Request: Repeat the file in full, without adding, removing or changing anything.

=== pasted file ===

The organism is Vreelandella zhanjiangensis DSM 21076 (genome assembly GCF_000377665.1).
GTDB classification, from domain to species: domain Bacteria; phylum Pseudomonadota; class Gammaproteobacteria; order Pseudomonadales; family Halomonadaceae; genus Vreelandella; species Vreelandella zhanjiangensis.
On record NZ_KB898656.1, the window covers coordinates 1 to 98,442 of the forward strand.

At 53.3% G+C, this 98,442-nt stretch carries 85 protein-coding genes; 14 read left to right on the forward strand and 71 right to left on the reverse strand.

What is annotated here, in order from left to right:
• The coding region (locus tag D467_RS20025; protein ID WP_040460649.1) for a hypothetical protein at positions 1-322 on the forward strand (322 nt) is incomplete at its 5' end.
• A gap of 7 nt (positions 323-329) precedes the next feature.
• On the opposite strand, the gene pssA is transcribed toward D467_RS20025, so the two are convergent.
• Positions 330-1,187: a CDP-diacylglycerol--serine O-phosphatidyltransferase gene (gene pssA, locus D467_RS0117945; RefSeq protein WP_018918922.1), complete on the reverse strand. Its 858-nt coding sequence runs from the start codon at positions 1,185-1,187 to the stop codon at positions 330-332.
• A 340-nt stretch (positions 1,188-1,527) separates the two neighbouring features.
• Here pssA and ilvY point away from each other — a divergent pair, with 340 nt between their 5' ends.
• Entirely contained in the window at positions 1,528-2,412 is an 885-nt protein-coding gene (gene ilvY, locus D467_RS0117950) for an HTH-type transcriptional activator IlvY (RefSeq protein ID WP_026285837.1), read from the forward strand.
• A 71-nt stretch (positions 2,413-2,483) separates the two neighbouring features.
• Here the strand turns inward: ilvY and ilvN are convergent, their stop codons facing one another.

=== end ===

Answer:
The organism is Vreelandella zhanjiangensis DSM 21076 (genome assembly GCF_000377665.1).
GTDB classification, from domain to species: domain Bacteria; phylum Pseudomonadota; class Gammaproteobacteria; order Pseudomonadales; family Halomonadaceae; genus Vreelandella; species Vreelandella zhanjiangensis.
On record NZ_KB898656.1, the window covers coordinates 1 to 98,442 of the forward strand.

At 53.3% G+C, this 98,442-nt stretch carries 85 protein-coding genes; 14 read left to right on the forward strand and 71 right to left on the reverse strand.

What is annotated here, in order from left to right:
• The coding region (locus tag D467_RS20025; protein ID WP_040460649.1) for a hypothetical protein at positions 1-322 on the forward strand (322 nt) is incomplete at its 5' end.
• A gap of 7 nt (positions 323-329) precedes the next feature.
• On the opposite strand, the gene pssA is transcribed toward D467_RS20025, so the two are convergent.
• Positions 330-1,187: a CDP-diacylglycerol--serine O-phosphatidyltransferase gene (gene pssA, locus D467_RS0117945; RefSeq protein WP_018918922.1), complete on the reverse strand. Its 858-nt coding sequence runs from the start codon at positions 1,185-1,187 to the stop codon at positions 330-332.
• A 340-nt stretch (positions 1,188-1,527) separates the two neighbouring features.
• Here pssA and ilvY point away from each other — a divergent pair, with 340 nt between their 5' ends.
• Entirely contained in the window at positions 1,528-2,412 is an 885-nt protein-coding gene (gene ilvY, locus D467_RS0117950) for an HTH-type transcriptional activator IlvY (RefSeq protein ID WP_026285837.1), read from the forward strand.
• A 71-nt stretch (positions 2,413-2,483) separates the two neighbouring features.
• Here the strand turns inward: ilvY and ilvN are convergent, their stop codons facing one another.